Evidence informed guidelines to support submarine control-room workstation design Report uri icon


  • Musculoskeletal Disorders (MSDs) are highly prevalent throughout Australia’s population, affecting 6.9 million of all people in 2014–15; they contributed 12% of Australia’s total burden of disease and injury, and 23% of the non-fatal burden [1]. For Australia’s workforce, MSDs continue as the leading occupational health and safety problem, both in frequency and total cost, which totaled more than $24,000 million in 2012-13 [2]. The aim of this report is to examine the potential physical hazards, risks and exposures associated with the development of musculoskeletal disorders in Submarine Console operators for the Modernised Submarine Communications System Project: SEA1439 Phase 5B2. Evidence was assessed in the scientific literature across thirteen specified design criteria related to the submarine work environment. Although the Submarine Communications System consoles were the primary driver for this research, the findings have general relevance for other sedentary roles. The review examined a range of evidence including: a scoping review of relevant peer reviewed literature; a review of relevant guidelines, standards and textbooks; focus groups conducted with submariners, and Royal Australian Navy personnel anthropometric data. The literature scoping review generated 49 relevant articles, with 45 studies from 19 countries. A statement of evidence for health effects related to design criteria was developed and incorporated into the recommendations. Relevant guidelines and standards data was also incorporated into the recommendations. Engaging end users in design is widely supported as an effective method of improving a range of outcomes such as reducing injuries and improved productivity [3]. Therefore, an essential component of the report was consultation with submariners via focus groups, in addition to considering anthropometric data specific to the Royal Australian Navy personnel (ASRAN data). Whilst the focus of this report is on the physical hazards related to work, it is important not to ignore the larger system in which these workers are operating [4]. Broader environmental factors strongly influence how work is operationalised and therefore impact the development of particular hazards (physical and psychosocial) to which workers are exposed. Subsequently, the report recommendations also encompass a broad range of other factors linked to the original 13 prescribed design criteria. Currently, the majority of design criteria dimensions in the workspace do not accommodate the ASRAN anthropometric dimensions and the work demands of the RAN personnel. The report identifies a range of hazards which exist when non-compliance with ergonomic design guidance is identified and potential gaps in available evidence. A range of recommendations are provided in this report.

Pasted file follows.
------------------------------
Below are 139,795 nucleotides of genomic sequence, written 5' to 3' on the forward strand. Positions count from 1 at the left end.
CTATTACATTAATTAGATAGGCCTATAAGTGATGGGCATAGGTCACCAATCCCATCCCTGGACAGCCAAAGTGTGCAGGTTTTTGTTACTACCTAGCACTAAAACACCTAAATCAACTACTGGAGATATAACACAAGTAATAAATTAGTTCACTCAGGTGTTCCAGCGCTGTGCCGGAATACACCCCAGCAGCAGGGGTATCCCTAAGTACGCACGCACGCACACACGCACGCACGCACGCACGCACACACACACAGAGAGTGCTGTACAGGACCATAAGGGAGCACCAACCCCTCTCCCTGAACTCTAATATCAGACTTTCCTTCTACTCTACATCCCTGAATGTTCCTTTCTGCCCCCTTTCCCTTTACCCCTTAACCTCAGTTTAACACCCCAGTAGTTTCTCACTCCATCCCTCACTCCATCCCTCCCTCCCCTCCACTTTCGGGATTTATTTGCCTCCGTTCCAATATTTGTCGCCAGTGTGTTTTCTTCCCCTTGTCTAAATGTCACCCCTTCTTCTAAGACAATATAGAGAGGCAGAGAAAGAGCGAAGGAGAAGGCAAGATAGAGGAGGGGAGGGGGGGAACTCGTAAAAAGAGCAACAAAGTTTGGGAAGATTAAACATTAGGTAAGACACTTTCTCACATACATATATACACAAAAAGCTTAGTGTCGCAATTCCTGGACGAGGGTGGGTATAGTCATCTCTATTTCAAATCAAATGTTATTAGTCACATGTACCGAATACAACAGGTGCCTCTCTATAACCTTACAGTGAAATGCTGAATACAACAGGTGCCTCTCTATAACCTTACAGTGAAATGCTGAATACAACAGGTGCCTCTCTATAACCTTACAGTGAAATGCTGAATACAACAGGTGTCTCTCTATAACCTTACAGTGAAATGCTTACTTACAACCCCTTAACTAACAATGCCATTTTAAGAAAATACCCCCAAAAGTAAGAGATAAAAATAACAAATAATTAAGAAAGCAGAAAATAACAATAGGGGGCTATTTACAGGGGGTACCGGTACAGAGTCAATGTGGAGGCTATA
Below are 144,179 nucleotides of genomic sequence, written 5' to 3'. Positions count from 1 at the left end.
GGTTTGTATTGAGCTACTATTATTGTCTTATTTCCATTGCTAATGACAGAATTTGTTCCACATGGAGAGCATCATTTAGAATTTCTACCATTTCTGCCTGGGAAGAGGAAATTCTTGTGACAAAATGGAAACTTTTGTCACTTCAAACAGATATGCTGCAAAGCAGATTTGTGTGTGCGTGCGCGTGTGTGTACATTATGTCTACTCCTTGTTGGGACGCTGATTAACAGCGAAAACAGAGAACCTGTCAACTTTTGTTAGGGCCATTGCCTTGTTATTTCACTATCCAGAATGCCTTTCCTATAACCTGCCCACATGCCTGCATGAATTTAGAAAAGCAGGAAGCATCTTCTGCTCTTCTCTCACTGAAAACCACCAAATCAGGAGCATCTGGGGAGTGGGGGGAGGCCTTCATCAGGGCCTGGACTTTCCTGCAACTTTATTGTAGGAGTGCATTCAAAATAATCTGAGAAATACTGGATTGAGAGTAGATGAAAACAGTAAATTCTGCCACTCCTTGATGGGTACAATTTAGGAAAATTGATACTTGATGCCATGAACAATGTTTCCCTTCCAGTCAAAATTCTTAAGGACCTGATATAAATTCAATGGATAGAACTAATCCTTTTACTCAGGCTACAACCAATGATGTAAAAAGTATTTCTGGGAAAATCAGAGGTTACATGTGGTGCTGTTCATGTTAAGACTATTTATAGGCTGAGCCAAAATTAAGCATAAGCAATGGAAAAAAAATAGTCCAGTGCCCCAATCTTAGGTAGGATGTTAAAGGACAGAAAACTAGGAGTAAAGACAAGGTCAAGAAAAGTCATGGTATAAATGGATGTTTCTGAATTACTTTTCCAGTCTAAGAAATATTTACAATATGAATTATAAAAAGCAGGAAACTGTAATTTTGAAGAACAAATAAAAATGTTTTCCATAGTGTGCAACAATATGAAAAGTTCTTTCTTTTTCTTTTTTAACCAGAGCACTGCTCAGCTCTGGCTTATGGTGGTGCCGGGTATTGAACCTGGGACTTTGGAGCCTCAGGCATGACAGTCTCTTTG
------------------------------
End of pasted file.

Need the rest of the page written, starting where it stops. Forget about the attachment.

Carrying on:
publication date

  • 2018